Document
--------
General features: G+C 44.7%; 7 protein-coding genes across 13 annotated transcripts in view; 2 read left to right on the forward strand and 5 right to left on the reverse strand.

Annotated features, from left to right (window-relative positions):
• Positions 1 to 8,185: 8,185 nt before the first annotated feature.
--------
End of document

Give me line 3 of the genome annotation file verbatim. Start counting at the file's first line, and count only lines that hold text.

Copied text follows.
• Positions 1 to 8,185: 8,185 nt before the first annotated feature.